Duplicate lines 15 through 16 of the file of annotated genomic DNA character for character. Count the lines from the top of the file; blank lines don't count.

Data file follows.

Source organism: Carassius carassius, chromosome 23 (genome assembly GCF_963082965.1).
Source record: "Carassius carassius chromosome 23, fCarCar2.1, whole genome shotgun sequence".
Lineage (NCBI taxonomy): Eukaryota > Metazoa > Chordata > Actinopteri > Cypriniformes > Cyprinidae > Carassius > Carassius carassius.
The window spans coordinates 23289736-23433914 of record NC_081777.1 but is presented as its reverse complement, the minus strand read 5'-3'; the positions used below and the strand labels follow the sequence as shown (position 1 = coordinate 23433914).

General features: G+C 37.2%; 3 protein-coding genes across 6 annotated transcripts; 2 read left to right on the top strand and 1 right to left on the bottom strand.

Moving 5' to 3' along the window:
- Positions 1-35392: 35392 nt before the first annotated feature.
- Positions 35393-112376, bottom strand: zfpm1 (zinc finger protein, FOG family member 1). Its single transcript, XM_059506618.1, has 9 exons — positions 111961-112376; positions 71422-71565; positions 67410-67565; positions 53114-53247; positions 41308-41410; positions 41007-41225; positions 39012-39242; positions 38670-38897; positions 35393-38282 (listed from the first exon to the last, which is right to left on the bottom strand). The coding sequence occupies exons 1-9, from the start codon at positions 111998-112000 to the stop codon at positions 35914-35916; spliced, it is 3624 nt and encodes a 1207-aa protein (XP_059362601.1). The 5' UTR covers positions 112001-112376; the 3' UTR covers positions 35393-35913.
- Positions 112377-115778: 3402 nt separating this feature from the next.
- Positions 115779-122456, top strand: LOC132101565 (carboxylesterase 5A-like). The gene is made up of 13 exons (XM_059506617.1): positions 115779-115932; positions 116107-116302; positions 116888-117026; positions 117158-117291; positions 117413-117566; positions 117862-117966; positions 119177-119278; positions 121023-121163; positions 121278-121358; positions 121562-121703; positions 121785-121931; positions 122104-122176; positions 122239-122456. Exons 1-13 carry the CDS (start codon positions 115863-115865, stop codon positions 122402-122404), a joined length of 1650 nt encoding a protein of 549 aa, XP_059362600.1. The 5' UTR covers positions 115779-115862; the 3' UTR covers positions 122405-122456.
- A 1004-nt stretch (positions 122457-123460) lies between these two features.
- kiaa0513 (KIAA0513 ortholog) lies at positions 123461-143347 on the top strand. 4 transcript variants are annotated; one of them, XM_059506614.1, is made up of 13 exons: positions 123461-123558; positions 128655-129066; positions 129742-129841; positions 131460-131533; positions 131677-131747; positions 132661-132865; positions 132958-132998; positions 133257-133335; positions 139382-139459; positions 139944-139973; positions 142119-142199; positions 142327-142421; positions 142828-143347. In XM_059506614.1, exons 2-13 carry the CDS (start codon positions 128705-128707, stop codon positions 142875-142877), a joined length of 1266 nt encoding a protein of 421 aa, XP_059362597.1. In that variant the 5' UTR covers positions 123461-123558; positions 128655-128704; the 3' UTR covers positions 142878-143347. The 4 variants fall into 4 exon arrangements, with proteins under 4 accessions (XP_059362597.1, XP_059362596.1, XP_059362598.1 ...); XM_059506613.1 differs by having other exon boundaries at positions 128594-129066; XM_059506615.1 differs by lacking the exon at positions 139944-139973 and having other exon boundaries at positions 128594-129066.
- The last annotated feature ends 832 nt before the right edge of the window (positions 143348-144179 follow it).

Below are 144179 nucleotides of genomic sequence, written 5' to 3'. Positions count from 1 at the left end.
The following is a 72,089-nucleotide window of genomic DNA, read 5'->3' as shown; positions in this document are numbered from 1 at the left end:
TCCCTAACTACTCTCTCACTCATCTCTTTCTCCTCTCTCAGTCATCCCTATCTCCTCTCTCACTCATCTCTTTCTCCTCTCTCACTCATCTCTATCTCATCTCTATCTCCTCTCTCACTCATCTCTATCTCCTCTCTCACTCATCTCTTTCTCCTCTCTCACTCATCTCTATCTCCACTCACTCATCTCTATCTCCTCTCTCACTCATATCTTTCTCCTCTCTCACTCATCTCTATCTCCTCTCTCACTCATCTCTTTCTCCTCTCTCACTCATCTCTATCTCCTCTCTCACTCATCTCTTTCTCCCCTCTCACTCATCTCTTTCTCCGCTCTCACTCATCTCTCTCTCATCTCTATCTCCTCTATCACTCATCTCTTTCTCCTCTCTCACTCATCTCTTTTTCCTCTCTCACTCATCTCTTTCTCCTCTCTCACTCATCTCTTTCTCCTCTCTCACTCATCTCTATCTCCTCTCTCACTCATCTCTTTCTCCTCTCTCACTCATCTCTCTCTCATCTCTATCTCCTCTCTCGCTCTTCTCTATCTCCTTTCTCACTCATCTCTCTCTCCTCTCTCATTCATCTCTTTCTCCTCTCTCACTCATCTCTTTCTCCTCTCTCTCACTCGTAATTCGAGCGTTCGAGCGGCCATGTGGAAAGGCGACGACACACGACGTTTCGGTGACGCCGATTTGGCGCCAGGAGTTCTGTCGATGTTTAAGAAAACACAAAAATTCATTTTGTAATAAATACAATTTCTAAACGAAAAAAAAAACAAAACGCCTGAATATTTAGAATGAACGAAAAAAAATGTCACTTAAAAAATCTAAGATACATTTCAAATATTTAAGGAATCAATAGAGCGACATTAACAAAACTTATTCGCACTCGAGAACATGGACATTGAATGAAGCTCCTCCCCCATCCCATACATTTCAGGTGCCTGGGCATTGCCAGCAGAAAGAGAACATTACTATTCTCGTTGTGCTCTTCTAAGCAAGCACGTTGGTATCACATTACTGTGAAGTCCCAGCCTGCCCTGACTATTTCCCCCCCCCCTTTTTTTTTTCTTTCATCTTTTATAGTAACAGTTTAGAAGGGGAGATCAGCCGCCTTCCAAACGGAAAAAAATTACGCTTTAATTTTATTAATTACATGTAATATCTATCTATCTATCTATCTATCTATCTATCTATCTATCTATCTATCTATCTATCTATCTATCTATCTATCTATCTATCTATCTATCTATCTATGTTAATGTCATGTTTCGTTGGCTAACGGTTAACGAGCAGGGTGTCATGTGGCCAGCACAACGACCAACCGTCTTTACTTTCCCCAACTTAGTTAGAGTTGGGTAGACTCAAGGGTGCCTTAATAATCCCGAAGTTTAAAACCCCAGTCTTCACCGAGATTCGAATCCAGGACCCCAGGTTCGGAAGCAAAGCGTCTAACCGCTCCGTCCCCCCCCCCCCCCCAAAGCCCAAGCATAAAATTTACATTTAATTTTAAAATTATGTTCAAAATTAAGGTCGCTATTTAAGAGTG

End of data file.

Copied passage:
The following is a 72,089-nucleotide window of genomic DNA, read 5'->3' as shown; positions in this document are numbered from 1 at the left end:
TCCCTAACTACTCTCTCACTCATCTCTTTCTCCTCTCTCAGTCATCCCTATCTCCTCTCTCACTCATCTCTTTCTCCTCTCTCACTCATCTCTATCTCATCTCTATCTCCTCTCTCACTCATCTCTATCTCCTCTCTCACTCATCTCTTTCTCCTCTCTCACTCATCTCTATCTCCACTCACTCATCTCTATCTCCTCTCTCACTCATATCTTTCTCCTCTCTCACTCATCTCTATCTCCTCTCTCACTCATCTCTTTCTCCTCTCTCACTCATCTCTATCTCCTCTCTCACTCATCTCTTTCTCCCCTCTCACTCATCTCTTTCTCCGCTCTCACTCATCTCTCTCTCATCTCTATCTCCTCTATCACTCATCTCTTTCTCCTCTCTCACTCATCTCTTTTTCCTCTCTCACTCATCTCTTTCTCCTCTCTCACTCATCTCTTTCTCCTCTCTCACTCATCTCTATCTCCTCTCTCACTCATCTCTTTCTCCTCTCTCACTCATCTCTCTCTCATCTCTATCTCCTCTCTCGCTCTTCTCTATCTCCTTTCTCACTCATCTCTCTCTCCTCTCTCATTCATCTCTTTCTCCTCTCTCACTCATCTCTTTCTCCTCTCTCTCACTCGTAATTCGAGCGTTCGAGCGGCCATGTGGAAAGGCGACGACACACGACGTTTCGGTGACGCCGATTTGGCGCCAGGAGTTCTGTCGATGTTTAAGAAAACACAAAAATTCATTTTGTAATAAATACAATTTCTAAACGAAAAAAAAAACAAAACGCCTGAATATTTAGAATGAACGAAAAAAAATGTCACTTAAAAAATCTAAGATACATTTCAAATATTTAAGGAATCAATAGAGCGACATTAACAAAACTTATTCGCACTCGAGAACATGGACATTGAATGAAGCTCCTCCCCCATCCCATACATTTCAGGTGCCTGGGCATTGCCAGCAGAAAGAGAACATTACTATTCTCGTTGTGCTCTTCTAAGCAAGCACGTTGGTATCACATTACTGTGAAGTCCCAGCCTGCCCTGACTATTTCCCCCCCCCCTTTTTTTTTTCTTTCATCTTTTATAGTAACAGTTTAGAAGGGGAGATCAGCCGCCTTCCAAACGGAAAAAAATTACGCTTTAATTTTATTAATTACATGTAATATCTATCTATCTATCTATCTATCTATCTATCTATCTATCTATCTATCTATCTATCTATCTATCTATCTATCTATCTATCTATCTATCTATCTATGTTAATGTCATGTTTCGTTGGCTAACGGTTAACGAGCAGGGTGTCATGTGGCCAGCACAACGACCAACCGTCTTTACTTTCCCCAACTTAGTTAGAGTTGGGTAGACTCAAGGGTGCCTTAATAATCCCGAAGTTTAAAACCCCAGTCTTCACCGAGATTCGAATCCAGGACCCCAGGTTCGGAAGCAAAGCGTCTAACCGCTCCGTCCCCCCCCCCCCCCCAAAGCCCAAGCATAAAATTTACATTTAATTTTAAAATTATGTTCAAAATTAAGGTCGCTATTTAAGAGTG